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Eur Urol. 2014 Dec;66(6):1012-20. doi: 10.1016/j.eururo.2014.04.027. Epub 2014 May 22.

Metformin use and prostate cancer risk.

Author information

1
Department of Urology, Massachusetts General Hospital, Boston, MA, USA. Electronic address: preston.mark@gmail.com.
2
Department of Clinical Epidemiology, Aarhus University, Aarhus, Denmark.
3
The Ottawa Hospital Research Institute, University of Ottawa, Ottawa, Ontario, Canada.
4
Department of Epidemiology, Harvard School of Public Health, Boston, MA, USA; Channing Division of Network Medicine, Department of Medicine, Brigham and Women's Hospital and Harvard Medical School, Boston, MA, USA.
5
Department of Urology, Massachusetts General Hospital, Boston, MA, USA.
6
Department of Epidemiology, Harvard School of Public Health, Boston, MA, USA; Department of Medical Epidemiology and Biostatistics, Karolinska Institutet, Stockholm, Sweden.

Abstract

BACKGROUND:

Metformin may decrease prostate cancer (PCa) risk by reducing hyperinsulinemia-associated carcinogenesis or through direct effects on cancer cells.

OBJECTIVE:

To evaluate the association between metformin use and PCa diagnosis.

DESIGN, SETTING, AND PARTICIPANTS:

We used the Danish Cancer Registry and the Aarhus University Prescription Database to conduct a nested case-control study among men residing in northern Denmark from 1989 to 2011. We identified 12 226 cases of PCa and used risk-set sampling to select 10 population controls per case (n=122,260) from among men alive on the index date and born in the same year. A sensitivity analysis was conducted using subjects who had prostate-specific antigen (PSA) testing prior to 1 yr before the index date.

INTERVENTION:

Metformin exposure was assessed using prescriptions redeemed before the index date.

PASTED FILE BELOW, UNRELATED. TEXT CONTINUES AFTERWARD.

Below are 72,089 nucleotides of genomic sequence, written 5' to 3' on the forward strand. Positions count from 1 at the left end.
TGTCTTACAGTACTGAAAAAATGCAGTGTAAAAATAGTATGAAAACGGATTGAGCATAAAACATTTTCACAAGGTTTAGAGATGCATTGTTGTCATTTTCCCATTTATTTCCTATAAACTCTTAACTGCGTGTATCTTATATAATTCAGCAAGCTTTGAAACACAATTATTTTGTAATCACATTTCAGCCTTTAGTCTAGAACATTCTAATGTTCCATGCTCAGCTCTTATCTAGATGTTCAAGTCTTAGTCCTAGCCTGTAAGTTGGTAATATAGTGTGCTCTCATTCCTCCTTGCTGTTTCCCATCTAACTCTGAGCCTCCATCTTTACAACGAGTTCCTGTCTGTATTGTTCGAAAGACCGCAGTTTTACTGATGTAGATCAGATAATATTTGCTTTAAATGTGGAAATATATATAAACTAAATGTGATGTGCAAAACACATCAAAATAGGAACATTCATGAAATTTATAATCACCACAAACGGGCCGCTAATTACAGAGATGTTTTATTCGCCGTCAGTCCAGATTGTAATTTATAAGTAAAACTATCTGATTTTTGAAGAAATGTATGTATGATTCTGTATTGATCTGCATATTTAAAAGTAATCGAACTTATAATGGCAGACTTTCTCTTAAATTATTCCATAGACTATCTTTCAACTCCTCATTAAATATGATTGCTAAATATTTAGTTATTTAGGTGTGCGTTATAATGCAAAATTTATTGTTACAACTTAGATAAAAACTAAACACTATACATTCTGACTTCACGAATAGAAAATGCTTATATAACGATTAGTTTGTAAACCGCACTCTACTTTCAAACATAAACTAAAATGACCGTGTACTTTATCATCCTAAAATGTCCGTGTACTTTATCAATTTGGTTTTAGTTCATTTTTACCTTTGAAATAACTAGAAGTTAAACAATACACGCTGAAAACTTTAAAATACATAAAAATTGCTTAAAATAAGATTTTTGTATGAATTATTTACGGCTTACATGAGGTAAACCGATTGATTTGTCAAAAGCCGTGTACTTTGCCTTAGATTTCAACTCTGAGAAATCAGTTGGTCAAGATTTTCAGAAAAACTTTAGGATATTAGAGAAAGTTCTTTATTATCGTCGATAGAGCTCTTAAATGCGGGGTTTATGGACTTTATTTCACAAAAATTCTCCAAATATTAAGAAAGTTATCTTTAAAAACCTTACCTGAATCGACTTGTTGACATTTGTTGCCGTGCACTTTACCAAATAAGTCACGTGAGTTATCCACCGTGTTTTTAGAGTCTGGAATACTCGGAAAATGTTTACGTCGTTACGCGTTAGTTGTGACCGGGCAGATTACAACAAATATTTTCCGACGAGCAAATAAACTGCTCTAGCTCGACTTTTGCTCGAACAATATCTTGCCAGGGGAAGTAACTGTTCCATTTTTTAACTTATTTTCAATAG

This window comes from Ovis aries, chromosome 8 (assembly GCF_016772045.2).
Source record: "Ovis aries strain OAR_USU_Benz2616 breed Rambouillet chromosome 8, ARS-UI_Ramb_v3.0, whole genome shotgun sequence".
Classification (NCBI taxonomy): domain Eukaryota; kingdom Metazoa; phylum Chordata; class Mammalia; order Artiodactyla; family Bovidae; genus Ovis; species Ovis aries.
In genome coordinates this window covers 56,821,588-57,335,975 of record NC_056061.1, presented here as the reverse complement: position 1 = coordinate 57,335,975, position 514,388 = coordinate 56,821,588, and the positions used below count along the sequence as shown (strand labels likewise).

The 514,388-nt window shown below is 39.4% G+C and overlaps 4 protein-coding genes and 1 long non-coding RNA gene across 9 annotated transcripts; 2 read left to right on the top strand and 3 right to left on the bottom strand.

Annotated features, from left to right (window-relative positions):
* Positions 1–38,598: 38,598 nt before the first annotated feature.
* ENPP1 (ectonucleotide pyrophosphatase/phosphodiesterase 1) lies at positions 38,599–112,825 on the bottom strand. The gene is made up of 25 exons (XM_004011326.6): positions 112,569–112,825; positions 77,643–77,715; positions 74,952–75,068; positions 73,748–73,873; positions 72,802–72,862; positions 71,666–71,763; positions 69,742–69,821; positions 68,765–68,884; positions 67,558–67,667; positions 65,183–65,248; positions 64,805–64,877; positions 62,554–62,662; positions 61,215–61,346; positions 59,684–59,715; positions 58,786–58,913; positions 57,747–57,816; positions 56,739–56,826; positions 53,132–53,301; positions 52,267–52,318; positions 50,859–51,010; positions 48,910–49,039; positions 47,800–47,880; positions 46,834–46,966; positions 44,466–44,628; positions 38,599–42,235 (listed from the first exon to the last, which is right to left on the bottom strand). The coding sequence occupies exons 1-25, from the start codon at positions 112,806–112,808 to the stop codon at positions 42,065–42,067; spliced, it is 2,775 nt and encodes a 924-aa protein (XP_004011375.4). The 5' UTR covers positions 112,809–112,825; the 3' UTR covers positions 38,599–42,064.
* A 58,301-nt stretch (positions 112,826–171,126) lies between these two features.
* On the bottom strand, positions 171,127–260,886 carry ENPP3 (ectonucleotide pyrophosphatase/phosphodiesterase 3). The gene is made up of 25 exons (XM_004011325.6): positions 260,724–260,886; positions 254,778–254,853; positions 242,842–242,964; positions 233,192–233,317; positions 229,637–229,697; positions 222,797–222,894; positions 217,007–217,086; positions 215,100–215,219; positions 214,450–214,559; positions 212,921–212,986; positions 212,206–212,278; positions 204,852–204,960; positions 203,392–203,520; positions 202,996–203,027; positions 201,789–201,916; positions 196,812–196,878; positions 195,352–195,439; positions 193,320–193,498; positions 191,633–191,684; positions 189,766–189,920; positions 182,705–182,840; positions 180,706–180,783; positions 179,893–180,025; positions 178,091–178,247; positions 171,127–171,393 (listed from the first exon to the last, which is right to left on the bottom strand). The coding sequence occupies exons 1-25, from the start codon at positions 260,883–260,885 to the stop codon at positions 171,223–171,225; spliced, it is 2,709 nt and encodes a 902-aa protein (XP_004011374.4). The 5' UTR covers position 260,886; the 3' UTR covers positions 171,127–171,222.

OUTCOME MEASUREMENTS AND STATISTICAL ANALYSIS:

Odds ratios (ORs) and 95% confidence intervals (CIs) were calculated using logistic regression. The association between metformin use and PCa diagnosis was determined, controlling for diabetes severity and other potential confounders.

RESULTS AND LIMITATIONS:

Metformin users were at decreased risk of PCa diagnosis compared with never-users (adjusted OR [aOR]: 0.84; 95% CI, 0.74-0.96). Diabetics on no medication (aOR: 0.98; 95% CI, 0.89-1.09) or on other oral hypoglycemics (aOR: 0.98; 95% CI, 0.86-1.10) did not have a reduced risk of PCa, while users of insulin did have a reduced risk (aOR: 0.77; 95% CI, 0.64-0.93). In the PSA-tested group, metformin use was associated with decreased risk of PCa compared with nonuse (aOR: 0.66; 95% CI, 0.51-0.86). Diabetics on no medication (aOR: 1.03; 95% CI, 0.86-1.24), diabetics on other oral hypoglycemics (aOR: 0.92; 95% CI, 0.70-1.20), and insulin users (aOR: 0.83; 95% CI, 0.56-1.24) did not have a statistically significant reduced risk of cancer.

CONCLUSIONS:

Metformin use was associated with decreased risk of PCa diagnosis, whereas diabetics using other oral hypoglycemics had no decreased risk.

PATIENT SUMMARY:

We studied the relationship between metformin (a diabetic medication) and prostate cancer in Denmark. We found that metformin reduced the risk of prostate cancer diagnosis, whereas other oral antidiabetic medications did not.

KEYWORDS:

Chemoprevention; Danish registry; Epidemiology; Incidence; Metformin; Prostate cancer

PMID:
24857538
DOI:
10.1016/j.eururo.2014.04.027
[Indexed for MEDLINE]

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